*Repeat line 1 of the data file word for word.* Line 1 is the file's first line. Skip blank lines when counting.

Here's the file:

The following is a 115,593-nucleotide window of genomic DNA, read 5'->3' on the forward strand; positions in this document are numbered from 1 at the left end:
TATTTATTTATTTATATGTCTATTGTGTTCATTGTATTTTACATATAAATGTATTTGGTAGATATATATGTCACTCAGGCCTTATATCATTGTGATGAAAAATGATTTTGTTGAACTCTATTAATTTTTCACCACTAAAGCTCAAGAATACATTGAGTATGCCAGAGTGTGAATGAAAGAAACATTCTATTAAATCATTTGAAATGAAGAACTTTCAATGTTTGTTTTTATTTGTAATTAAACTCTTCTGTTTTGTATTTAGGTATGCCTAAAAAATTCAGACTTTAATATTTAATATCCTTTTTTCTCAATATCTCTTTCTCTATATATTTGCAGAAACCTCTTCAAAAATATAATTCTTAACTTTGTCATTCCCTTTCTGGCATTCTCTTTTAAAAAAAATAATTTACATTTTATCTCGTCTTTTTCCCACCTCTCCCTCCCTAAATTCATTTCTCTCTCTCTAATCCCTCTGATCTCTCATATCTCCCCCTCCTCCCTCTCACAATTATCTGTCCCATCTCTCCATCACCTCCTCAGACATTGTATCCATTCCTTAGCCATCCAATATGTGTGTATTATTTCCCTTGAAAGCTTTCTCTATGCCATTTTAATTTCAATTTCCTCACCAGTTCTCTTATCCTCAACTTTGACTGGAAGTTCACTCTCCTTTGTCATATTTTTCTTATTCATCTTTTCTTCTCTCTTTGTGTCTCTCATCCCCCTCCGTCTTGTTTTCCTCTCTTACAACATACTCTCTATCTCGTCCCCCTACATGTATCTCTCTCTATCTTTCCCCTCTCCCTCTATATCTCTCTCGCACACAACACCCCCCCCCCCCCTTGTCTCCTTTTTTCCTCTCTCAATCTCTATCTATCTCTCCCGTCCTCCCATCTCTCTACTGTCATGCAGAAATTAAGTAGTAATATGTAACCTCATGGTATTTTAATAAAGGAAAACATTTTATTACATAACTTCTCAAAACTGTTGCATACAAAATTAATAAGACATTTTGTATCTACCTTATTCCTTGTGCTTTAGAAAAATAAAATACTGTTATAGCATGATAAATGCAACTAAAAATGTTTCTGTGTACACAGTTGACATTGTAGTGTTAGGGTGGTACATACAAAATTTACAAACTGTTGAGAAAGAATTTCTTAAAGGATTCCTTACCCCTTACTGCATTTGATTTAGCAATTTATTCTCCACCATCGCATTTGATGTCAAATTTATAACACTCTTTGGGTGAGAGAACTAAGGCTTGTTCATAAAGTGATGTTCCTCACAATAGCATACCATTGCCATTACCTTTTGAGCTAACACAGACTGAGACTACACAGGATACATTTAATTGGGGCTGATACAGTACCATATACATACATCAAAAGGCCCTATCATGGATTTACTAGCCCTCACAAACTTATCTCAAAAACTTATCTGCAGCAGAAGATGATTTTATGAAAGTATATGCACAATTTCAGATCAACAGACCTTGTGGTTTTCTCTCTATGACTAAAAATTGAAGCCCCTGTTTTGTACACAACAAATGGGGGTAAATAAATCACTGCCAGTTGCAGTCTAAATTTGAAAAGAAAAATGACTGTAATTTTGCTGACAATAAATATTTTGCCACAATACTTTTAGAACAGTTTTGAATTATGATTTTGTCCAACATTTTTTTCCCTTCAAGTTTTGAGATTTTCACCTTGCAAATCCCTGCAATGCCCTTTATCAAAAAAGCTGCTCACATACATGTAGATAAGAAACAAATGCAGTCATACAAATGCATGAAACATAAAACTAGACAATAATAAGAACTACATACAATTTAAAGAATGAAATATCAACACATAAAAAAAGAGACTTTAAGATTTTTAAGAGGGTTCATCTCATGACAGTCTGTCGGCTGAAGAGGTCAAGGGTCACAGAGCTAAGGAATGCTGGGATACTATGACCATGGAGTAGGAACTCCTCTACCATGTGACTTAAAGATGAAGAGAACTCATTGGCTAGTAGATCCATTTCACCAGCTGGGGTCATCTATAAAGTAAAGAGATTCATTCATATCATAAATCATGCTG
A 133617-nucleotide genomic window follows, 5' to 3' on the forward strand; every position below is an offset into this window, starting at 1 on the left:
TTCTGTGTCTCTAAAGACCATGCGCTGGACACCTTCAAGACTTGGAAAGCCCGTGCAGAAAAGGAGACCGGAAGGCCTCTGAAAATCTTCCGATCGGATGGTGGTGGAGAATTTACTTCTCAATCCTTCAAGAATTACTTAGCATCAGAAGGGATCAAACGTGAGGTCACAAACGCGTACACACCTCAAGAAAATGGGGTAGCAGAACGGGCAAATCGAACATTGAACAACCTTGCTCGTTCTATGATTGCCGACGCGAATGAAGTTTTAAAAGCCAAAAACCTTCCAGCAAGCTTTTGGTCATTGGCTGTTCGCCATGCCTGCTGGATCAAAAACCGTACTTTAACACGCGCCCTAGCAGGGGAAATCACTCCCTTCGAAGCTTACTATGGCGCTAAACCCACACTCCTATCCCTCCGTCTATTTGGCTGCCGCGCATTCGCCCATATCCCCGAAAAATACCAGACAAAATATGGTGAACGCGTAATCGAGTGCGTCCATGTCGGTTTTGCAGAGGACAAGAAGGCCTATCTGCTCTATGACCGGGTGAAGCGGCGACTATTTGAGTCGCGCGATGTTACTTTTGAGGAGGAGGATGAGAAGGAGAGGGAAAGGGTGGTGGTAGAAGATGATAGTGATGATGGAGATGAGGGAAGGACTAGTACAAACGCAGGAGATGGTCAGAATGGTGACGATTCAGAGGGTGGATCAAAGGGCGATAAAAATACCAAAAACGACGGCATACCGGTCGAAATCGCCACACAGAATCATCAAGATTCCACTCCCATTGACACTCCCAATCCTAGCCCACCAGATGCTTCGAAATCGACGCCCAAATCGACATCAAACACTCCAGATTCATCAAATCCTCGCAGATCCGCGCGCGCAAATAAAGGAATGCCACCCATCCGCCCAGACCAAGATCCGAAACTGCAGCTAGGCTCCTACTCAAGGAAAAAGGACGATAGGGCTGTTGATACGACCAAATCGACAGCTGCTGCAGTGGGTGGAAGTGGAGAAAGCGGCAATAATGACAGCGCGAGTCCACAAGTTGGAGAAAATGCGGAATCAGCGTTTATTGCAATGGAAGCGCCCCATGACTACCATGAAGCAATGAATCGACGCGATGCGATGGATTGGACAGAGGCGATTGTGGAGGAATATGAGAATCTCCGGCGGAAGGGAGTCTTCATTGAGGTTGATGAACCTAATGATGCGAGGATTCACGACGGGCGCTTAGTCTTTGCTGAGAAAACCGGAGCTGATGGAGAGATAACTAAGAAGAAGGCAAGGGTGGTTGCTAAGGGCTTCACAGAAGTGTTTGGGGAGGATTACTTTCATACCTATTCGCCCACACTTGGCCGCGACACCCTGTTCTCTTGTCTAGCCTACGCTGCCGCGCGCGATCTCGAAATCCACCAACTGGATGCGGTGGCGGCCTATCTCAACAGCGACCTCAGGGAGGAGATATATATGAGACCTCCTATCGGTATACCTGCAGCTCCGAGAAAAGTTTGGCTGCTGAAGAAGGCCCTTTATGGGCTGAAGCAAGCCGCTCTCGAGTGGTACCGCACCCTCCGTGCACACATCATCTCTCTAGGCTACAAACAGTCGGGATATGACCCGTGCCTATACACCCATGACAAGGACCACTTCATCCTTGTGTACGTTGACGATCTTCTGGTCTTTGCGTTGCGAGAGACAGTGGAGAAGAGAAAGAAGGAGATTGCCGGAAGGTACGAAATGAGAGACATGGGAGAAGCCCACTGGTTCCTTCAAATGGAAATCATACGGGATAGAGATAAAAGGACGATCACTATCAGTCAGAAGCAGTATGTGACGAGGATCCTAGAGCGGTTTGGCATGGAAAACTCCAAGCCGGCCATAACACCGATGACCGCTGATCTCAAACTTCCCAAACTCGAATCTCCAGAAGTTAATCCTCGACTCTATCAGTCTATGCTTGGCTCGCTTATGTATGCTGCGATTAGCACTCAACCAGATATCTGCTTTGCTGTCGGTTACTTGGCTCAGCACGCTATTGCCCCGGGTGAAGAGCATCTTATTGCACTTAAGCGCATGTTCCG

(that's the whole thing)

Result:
The following is a 115,593-nucleotide window of genomic DNA, read 5'->3' on the forward strand; positions in this document are numbered from 1 at the left end: